Severe ME Day of Understanding and Remembrance: Aug. 8, 2017
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Tai Chi

Discussion in 'Alternative Therapies' started by nial, Mar 14, 2015.

  1. nial

    nial

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    I would like to start a post on how Tai chi and very importantly qigong saved me many years ago from what I didnt even realise was CFS.

    Tai chi is one thing that has not being mentioned positively on this forum. I think this is incorrect.
    I have been follwoing Phoenixrising for a couple of years, and its amazing.

    I look back and Tai chi saved me almost immediately and the effects were quick. I have to say I had and have a mild version of cfs, as I have read other unfortunate peoples stories.
    There is a report that show it helps 84% of CFS sufferers. I
    I stopped the taichi foolishly under advice of a Buddhist teacher, and now I am starting it up again.

    it helps loads, and I am coming up with a version with other visualisations I learnt from gupta amygdala training and buteyko.

    Just thought I would mention this as you were so kind to answer me on an old post!

    Hugs here from Valencia Spain
     
    Last edited by a moderator: Mar 14, 2015
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  2. ukxmrv

    ukxmrv Senior Member

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    Hi there,

    Yes Tai chi has been mentioned on PR before. It maybe because I have POTS in addition to ME that the movements were incredibly hard and I got terrible faintness, dizziness during my attempts and then PEM for days after?

    Tai chi was just like any other exercise for me even when performed slowly and gently.

    Did you have PEM when you started it originally? (that is a post exertional worsening of symptoms after even small exercise)
     
  3. nial

    nial

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    Hi,

    Sorry to hear Tai Chi gave you PEM afterwards. I remember a friend now with CFS who said my Tai Chi teacher had pushed him too much many years ago.
    I started when I was 25 years old nearly 20 years ago, and to be honest I did not know I had CFS then.
    I had stopped doing any sport after being a top sports person. I know I tried to run again and couldnt, but I didnt have severe PEM.
    Tai chi's benefits were instantly noticed by me. It was almost like magic, as I could feel my body healing in a wholseome way.

    The problem with CFS is as you know, people dont know what it is like until you have it.
    It would be best to have a knowledgeable teacher show the most basic moves of qigong first which are basic stretches and standing breathing techniques. Then later, and only later, further excercises can be shown and tai chi.

    I have my level 1 teaching certificate and would be happy to show you the basics in a way that hopefully wouldnt wear you out.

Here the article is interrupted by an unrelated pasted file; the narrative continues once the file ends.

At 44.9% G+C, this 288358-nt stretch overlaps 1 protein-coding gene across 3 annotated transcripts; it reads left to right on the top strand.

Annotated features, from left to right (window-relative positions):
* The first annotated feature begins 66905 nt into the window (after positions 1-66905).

I am sure that if taught properly, Qigong and Taichi will help a huge amount of us.
    Maybe through my experience and suffering, although milder than many people here, we could come up with something of benefit.

    All the best
     
  4. Sushi

    Sushi Senior Member Albuquerque

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    @nial Tai Chi has to be done standing up I'd think? That would rule it out for many, who are unable to tolerate being upright.

    Sushi
     
  5. alex3619

    alex3619 Senior Member

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    I tried two forms of Tai Chi and one form of quigong. Both wiped me out and I had to give up. How we respond varies from patient to patient. If it helps that is a good thing, but like most therapies they do not work one hundred percent on everyone.

    Your comments do suggest that Tai Chi etc. might be more beneficial in the early stages of mild ME or CFS or SEID. I think a similar thing might be said about yoga. All are primarily non aerobic exercise involving strength, breathing and flexibility. So in theory, for some of us, it might be useful.

    With orthostatic intolerance though I think yoga would be more indicated. Also its worth keeping in mind there are at least three types of tai chi, many kinds of yoga, and I don't have a clue as to how many types of quigong there are. More than one though.
     
  6. nial

    nial

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    Hi Sushi,

    Yes tai chi has to be done standing up, however, just thinking about this I dont see why it cant be done on a chair.
    It wont be as effective, but should still get energy circulating. i will ask my old teacher what he thinks.
    As I said, I think someone with sensitivity to CFS could develop a form of tai chi and qigong that would help.
    I really believe this.

    Qigong and or Buteyko and Gupta amygdala retraining can certainly be done on a chair, or even bed bound.

    I feel a bit bad for having assumed most members here could do Tai Chi standing up.